All You Need to Know About Fire Stopping

Active and passive fireproofing depend on compartmentation, often known as fire stopping. It is a method for preventing fire from spreading across compartments within a building by plugging gaps and seams between floors and walls with fire-resistant materials. Continue reading to learn more about active and passive fire protection strategies and fire stopping measures.

What Is Fire Stopping?

Sealing all holes will stop the fire, including heat and smoke, from spreading through intricate building components, which is the best description of fire stopping. Building fire-resistant compartments that divide the structure horizontally or vertically seeks to contain a fire. To prevent lateral and vertical burning, buildings must also ensure that all apertures and holes are fire-stopped.

What Are the Products and Methods For Fire Stopping?

There are several fire stopping methods, supplies, and tools accessible. Depending on the demands of the structure and its surroundings, they might alter. The techniques and products listed below are often used, along with examples of when they are used.

Fire Sleeves: Cables and Pipes

Inside a building, cables and pipes may pass through several sections. The openings around their ports of entry and exit between compartments might act as fire spreaders. The experts in passive fireproofing can prevent this in some ways.

Additionally, fire sleeves are barriers to close-up spaces left by pipes and cables that go into walls or ceilings. When a fire starts, these sleeves quickly expand to block the distance between the wires or pipes and the nearby items. When used with plastic piping systems, the sleeve compresses the line, ensuring that the space is entirely sealed and that no fire or smoke may spread to the adjacent area.

Fire Collars: Pipes and Penetrations 

Like fire sleeves, fire collars also enlarge when exposed to a fire’s high heat. These kinds of collars sustain degrees of fire protection and prevent flames or fumes from extending out from one location to another when used with other fire breaks.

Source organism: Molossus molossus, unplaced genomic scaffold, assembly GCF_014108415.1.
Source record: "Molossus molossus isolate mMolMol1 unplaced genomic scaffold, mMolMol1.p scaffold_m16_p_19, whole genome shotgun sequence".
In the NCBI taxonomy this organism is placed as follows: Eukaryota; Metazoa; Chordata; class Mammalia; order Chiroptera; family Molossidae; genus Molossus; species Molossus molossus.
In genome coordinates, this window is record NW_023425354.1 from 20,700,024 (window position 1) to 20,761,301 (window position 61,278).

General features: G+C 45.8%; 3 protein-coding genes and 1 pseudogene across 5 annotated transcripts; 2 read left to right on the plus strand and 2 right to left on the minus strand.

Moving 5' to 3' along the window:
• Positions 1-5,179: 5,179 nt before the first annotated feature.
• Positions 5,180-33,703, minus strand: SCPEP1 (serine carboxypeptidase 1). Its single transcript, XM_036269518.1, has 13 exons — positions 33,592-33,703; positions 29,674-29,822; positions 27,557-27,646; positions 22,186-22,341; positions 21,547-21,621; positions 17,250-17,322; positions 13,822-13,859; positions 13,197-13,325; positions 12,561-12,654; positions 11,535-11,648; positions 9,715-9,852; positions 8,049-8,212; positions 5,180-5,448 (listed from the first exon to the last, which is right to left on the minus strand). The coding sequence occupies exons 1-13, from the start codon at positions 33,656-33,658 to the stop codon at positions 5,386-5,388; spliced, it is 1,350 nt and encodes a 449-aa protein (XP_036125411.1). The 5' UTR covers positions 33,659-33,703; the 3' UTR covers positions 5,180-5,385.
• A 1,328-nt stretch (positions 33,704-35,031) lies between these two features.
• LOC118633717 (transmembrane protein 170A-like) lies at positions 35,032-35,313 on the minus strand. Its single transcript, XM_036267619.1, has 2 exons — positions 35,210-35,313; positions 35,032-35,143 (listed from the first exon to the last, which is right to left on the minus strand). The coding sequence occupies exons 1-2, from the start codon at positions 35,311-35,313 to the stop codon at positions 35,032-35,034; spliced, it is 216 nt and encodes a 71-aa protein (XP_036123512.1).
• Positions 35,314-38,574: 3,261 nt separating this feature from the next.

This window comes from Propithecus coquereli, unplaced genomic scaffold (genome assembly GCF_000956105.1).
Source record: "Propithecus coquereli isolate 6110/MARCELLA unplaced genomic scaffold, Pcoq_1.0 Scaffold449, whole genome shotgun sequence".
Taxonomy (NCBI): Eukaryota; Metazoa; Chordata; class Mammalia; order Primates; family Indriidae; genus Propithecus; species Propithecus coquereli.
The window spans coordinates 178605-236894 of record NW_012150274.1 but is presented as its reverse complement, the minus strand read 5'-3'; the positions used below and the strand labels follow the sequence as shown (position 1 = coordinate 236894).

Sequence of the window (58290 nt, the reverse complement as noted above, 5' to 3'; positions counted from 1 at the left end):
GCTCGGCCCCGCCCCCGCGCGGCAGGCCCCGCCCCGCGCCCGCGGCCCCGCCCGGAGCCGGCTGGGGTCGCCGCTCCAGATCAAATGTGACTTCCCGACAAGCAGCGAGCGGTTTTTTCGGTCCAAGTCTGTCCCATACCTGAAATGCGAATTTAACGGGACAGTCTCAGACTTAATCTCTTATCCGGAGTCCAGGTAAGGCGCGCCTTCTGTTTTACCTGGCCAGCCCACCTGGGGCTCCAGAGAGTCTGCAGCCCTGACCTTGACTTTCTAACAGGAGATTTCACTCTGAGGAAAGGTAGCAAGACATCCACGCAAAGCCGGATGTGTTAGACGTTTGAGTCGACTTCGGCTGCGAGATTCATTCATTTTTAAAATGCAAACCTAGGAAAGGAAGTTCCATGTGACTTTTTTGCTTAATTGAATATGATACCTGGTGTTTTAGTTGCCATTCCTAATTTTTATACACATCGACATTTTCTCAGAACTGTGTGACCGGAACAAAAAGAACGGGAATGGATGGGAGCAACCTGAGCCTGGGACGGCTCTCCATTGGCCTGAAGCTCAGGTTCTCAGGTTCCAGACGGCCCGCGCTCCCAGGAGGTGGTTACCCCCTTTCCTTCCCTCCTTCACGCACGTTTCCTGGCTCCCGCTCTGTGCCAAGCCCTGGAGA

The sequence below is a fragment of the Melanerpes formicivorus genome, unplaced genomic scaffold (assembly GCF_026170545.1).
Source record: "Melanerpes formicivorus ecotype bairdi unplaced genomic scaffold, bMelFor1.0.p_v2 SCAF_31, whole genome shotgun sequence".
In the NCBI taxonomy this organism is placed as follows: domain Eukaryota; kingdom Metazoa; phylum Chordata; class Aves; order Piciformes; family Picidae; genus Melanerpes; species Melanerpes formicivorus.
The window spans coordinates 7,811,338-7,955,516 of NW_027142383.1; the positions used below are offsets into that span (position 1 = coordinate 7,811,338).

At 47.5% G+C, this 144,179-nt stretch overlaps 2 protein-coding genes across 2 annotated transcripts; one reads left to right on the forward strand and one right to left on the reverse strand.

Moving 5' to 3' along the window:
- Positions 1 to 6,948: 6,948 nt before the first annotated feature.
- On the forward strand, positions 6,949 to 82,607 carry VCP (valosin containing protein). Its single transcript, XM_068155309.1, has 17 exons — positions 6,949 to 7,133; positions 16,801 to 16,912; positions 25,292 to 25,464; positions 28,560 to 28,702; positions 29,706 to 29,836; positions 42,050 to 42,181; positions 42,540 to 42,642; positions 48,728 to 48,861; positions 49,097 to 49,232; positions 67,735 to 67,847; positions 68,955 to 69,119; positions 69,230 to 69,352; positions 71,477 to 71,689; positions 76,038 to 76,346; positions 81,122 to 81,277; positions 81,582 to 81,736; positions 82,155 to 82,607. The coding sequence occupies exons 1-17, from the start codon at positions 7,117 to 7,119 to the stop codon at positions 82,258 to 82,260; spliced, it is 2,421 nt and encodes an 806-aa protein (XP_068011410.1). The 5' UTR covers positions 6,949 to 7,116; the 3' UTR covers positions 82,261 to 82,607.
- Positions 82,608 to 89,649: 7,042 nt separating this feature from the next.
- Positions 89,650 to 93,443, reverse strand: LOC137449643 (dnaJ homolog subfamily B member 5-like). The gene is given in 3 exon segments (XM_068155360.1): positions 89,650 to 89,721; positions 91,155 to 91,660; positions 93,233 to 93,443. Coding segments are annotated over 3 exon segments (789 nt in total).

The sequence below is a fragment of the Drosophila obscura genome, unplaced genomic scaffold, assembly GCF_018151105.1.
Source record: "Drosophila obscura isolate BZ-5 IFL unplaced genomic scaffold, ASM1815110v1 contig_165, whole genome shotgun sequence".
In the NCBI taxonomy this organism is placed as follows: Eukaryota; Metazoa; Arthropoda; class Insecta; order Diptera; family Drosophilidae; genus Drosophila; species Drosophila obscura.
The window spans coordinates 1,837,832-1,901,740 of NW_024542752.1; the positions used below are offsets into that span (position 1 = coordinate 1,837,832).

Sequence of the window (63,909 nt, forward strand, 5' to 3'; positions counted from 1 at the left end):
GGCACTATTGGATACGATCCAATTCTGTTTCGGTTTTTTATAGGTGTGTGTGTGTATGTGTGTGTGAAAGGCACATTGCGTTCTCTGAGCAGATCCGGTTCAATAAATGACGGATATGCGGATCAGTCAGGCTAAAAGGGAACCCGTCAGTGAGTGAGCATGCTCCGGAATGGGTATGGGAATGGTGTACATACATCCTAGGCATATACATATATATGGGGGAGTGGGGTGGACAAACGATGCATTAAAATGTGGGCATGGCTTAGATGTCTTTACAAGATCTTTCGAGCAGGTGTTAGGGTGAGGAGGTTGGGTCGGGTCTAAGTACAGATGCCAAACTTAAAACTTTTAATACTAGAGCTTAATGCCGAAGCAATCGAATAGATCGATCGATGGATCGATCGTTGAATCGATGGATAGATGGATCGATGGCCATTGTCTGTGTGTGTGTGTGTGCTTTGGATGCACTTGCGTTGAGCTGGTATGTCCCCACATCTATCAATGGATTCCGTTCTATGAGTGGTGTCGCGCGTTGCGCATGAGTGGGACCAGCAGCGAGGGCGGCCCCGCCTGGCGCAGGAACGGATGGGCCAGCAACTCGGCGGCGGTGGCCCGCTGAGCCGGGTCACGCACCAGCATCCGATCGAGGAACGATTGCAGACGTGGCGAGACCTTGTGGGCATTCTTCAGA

Fire Curtains: Windows

The purpose of these fire curtains is to stop window fires. In the case of a fire, the covering will swiftly expand inside, covering the whole space with fire-resistant charred insulation.

Gap Fillers and Fire Sealants: Windows, Gaps, and Door Frames

Fire sealants and gap fillers stop smoke from spreading via cracks and windows. Additionally, various fillers and adhesives are available; thus, choosing the one that is best for the application and foundation is crucial.

Measures to Prevent Passive Fires

The Building Code mandates an independent fire-tested FRL (Fire Resistance Level) for passive fire protection systems. A whole component or system that has passed the Standard Fire Resistance Test is given a FRL. Additionally, depending on the kind of system, different fire resistance criteria apply.

Structural Adequacy

This requirement for fire resistance only applies to load-bearing equipment. It may remain in situ if the element is put through a fire test under design or operational stress conditions. This refers to the passive fire protection system’s capacity to withstand the passage of hot and fire gases.


This refers to a passive fire protection system’s ability to limit the temperature rise from a wall’s firepit to the barrier’s non-fireside. The design and selection of fire barriers are crucial because the fire boundary or fire-stopping materials may heat up on the non-fire end. They also differ according to the fire rating’s duration.

Early Stage Fire Resistance 

Any fire-rated ceiling or floor system must abide by this requirement. Particularly in places where services run via the roof or floor system, the temperatures inside the ceiling or floor chamber are controlled within certain limits and times.

Active Fire Service Pipe Opening Security

A fire-tested system with the necessary FRL or fire rating must be used to ensure the protective layer’s FRL since an active fire service pipe enters through a fire barrier. However, it becomes entirely too complicated and needs to be understood. It becomes relatively simple, considering the fire dynamics and physics at play.

  • Verify that both sides of the aperture provide sufficient support for the pipe.
  • Plug the opening to stop hot and flame gases from flowing through the fire barrier.
  • Ensure that the steel or copper pipe’s heat conduction is kept cold enough to prevent combustibles from igniting and causing fire to spread over the barrier.

In Summary

Building protection must include effective fire stopping. They are crucial in helping to prevent the spread of fire among the different compartments of the building. Without properly built fire stopping, flames and smoke might spread quickly through a building, damaging its contents and endangering the lives of its occupants. Fire stopping also helps firefighters release flames before they get out of control.

Additionally, fire stopping methods need to be tested and assessed for effectiveness after they are constructed. If you cannot accomplish this, your property cannot adhere to current fire safety regulations, and you might be held accountable in the event of a fire.